Fresh Fiction – Love Christmas Collection of 2016

Image from Mimi Barber on Christmas Fiction in boxed set

 

ENTER HERE!

 

Calling all Christmas lovers!
Do you love the music of the holiday season? If so, the Authors’ Billboard needs your attention! This coming 2016 Christmas, twenty of our authors—New York Times and USA Today Bestsellers—will be putting together a multi-author box collection of brand new, never before published stories to dazzle everyone, but we require your participation.
The title of our collection will be LOVE, CHRISTMAS and the theme of this bundle will be Christmas carols. We want to use YOUR favorite holiday songs. If you and your song title are chosen, one of the 20 novellas will be dedicated to you.
Sound like fun? Please enter the contest by naming your special carols in the contest entry form.

http://freshfiction.com/contest.php?id=8118

You may enter as many times as you like. So what are you waiting for?

Here’s what the winners will receive:

  1. Twenty winners will have his/her favorite song chosen as the title and possibly the theme for one of the novellas.
    2. That particular story will be dedicated to the winner— twenty in total.
    3. And the winners will receive a free copy of the box set (eBook only).

 

Ho, ho, ho! And good luck!

 Image from Mimi Barber on Christmas Fiction in boxed set

The authors involved in this great contest are:

Leanne Banks – NY Times & USAToday, National #1 Best-selling author

Mimi Barbour – NY Times & USA Today, Best-selling author

Nina Bruhns – NY Times & USA Today, Best-selling author

Joan Reeves – NY Times & USAToday, Best-selling author

Mona Risk – NY Times & USA Today, Best-selling author

Patricia Rosemoor – NY Times & USA Today, Best-selling author

Rebecca York – NY Times & USA Today, Best-selling author

Denise Devine – USA Today, Best-selling author

Donna Fasano – USA Today,Best-selling author

Traci Hall – USA Today,Best-selling author

Taylor Lee – USA Today,Best-selling author

Stephanie Queen – USA Today,Best-selling author

Jennifer St. Giles – USA Today,Best-selling author

Alicia Street – USA Today,Best-selling author

Ari Thatcher – USA Today,Best-selling author

Rachelle Ayala – Best-selling author

Jacquie Biggar – Best-selling author

Michele Hauf – Best-selling author

Dani Haviland – Best-selling author

Nancy Radke – Best-selling author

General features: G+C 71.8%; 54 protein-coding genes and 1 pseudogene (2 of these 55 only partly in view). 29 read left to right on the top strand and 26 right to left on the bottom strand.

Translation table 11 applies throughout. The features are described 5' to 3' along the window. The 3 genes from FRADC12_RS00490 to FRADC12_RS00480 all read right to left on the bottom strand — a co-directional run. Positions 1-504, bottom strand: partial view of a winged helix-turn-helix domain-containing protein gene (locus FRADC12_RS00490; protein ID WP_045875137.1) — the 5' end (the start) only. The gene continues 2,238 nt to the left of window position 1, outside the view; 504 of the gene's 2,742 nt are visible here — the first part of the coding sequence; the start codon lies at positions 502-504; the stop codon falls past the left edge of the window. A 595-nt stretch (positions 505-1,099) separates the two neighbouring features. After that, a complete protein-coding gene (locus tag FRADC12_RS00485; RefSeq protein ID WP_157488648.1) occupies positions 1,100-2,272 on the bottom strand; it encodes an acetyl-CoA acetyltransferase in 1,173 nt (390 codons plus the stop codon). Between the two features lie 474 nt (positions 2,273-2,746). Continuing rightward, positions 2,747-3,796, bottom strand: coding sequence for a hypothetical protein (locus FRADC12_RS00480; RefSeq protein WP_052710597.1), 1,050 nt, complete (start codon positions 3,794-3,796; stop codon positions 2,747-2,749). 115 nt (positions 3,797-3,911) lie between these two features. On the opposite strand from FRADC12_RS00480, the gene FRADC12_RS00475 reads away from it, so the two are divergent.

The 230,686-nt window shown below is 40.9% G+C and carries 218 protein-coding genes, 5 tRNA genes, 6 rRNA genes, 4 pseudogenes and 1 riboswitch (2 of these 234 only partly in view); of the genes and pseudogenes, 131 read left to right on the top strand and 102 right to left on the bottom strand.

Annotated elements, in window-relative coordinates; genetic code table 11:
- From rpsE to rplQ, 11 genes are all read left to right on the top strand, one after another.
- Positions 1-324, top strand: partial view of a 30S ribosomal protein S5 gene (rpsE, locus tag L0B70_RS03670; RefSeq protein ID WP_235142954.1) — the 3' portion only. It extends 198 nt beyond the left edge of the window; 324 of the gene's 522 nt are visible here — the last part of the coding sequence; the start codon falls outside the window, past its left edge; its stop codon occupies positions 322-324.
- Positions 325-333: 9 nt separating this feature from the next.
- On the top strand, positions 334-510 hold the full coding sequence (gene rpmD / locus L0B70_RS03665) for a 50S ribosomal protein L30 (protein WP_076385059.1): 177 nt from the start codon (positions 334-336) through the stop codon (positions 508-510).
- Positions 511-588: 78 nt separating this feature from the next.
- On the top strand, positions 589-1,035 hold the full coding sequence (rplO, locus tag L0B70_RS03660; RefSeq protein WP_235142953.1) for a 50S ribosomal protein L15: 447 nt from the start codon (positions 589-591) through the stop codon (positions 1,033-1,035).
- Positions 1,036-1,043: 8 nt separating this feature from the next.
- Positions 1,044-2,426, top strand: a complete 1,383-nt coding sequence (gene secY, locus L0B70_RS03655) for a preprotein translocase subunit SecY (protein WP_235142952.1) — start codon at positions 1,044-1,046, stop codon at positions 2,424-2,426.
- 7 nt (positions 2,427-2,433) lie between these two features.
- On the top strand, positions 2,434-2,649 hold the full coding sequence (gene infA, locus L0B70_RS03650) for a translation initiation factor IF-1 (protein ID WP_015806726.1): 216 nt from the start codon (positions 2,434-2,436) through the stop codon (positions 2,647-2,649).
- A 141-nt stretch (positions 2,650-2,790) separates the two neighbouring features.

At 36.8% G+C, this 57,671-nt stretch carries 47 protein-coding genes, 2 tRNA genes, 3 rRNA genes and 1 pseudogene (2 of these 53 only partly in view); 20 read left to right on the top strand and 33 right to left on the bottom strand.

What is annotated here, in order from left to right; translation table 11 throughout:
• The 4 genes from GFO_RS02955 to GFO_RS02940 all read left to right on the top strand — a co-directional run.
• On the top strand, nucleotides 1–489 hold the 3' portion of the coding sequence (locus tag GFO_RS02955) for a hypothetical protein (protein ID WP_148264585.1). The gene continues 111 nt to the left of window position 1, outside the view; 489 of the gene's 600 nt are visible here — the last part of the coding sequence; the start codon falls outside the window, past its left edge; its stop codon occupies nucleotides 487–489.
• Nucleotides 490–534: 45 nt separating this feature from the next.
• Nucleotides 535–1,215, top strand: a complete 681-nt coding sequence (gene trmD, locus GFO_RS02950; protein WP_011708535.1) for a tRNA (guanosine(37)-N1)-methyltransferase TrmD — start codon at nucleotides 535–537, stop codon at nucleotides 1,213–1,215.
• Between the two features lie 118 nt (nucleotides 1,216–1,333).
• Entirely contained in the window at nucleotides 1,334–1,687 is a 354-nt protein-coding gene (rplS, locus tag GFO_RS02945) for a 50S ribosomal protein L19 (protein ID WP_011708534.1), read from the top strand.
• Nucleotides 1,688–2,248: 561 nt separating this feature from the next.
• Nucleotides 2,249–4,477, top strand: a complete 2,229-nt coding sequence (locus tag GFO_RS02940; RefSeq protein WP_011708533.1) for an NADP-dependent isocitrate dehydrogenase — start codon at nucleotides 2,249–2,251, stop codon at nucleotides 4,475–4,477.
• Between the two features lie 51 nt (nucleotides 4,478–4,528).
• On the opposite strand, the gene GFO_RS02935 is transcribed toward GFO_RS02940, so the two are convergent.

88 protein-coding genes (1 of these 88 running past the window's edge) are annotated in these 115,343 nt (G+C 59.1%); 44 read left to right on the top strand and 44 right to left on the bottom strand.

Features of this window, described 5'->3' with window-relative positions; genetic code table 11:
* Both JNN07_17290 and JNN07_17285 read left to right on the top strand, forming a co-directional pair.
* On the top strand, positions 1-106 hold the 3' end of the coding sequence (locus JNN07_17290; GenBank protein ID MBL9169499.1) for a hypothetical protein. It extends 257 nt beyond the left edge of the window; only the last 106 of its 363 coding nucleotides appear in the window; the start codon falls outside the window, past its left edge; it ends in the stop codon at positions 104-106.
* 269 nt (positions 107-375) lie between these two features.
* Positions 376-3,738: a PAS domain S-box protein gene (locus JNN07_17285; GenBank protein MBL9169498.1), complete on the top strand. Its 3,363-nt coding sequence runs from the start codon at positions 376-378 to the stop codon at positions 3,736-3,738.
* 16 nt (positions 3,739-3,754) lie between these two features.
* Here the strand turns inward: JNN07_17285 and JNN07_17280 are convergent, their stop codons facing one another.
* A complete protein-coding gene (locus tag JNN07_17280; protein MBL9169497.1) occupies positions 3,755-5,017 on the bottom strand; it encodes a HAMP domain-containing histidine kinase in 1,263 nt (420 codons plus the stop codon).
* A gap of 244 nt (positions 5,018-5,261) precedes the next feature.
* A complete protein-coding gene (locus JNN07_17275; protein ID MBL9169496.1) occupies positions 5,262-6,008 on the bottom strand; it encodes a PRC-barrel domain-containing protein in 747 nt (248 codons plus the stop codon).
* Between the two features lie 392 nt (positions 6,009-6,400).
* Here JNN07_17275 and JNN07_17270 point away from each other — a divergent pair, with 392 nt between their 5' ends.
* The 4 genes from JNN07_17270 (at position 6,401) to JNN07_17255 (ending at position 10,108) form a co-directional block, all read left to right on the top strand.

Image from Mimi Barber on Christmas Fiction in boxed set 

The Christmas Carol (Box Collection) Contest

http://freshfiction.com/contest.php?id=8118

Calling all Christmas lovers!
Do you love the music of the holiday season? If so, the Authors’ Billboard needs your attention! This coming 2016 Christmas, twenty of our authors—New York Times and USA Today Bestsellers—will be putting together a multi-author box collection of brand new, never before published stories to dazzle everyone, but we require your participation.
The title of our collection will be LOVE, CHRISTMAS and the theme of this bundle will be Christmas carols. We want to use YOUR favorite holiday songs. If you and your song title are chosen, one of the 20 novellas will be dedicated to YOU.
Sound like fun? Please enter the contest by naming your special carols in the contest entry form.

http://freshfiction.com/contest.php?id=8118

You may enter as many times as you like. So what are you waiting for?

Here’s what the winners will receive:

  1. Twenty winners will have his/her favorite song chosen as the title and possibly the theme for one of the novellas.
    2. That particular story will be dedicated to the winner— twenty in total.
    3. And the winners will receive a free copy of the box set (eBook only).

 Ho, ho, ho! And good luck!

The authors involved in this great contest are:

Leanne Banks – NY Times & USA Today, Best-selling author
Mimi Barbour – NY Times & USA Today, Best-selling author
Nina Bruhns – NY Times & USA Today, Best-selling author
Joan Reeves – NY Times & USA Today, Best-selling author
Mona Risk – NY Times & USA Today, Best-selling author
Patricia Rosemoor – NY Times & USA Today, Best-selling author
Rebecca York – NY Times & USA Today, Best-selling author
Denise Devine – USA Today, Best-selling author
Donna Fasano – USA Today, Best-selling author
Traci Hall – USA Today, Best-selling author
Taylor Lee – USA Today, Best-selling author
Stephanie Queen – USA Today, Best-selling author
Jennifer St. Giles – USA Today, Best-selling author
Alicia Street – USA Today, Best-selling author
Ari Thatcher – USA Today, Best-selling author
Rachelle Ayala – Best-selling author
Jacquie Biggar – Best-selling author
Michele Hauf – Best-selling author
Dani Haviland – Best-selling author
Nancy Radke – Best-selling author

#School Visits For Authors

Slide of Jen Malone's suggestions

 

School Visits for Authors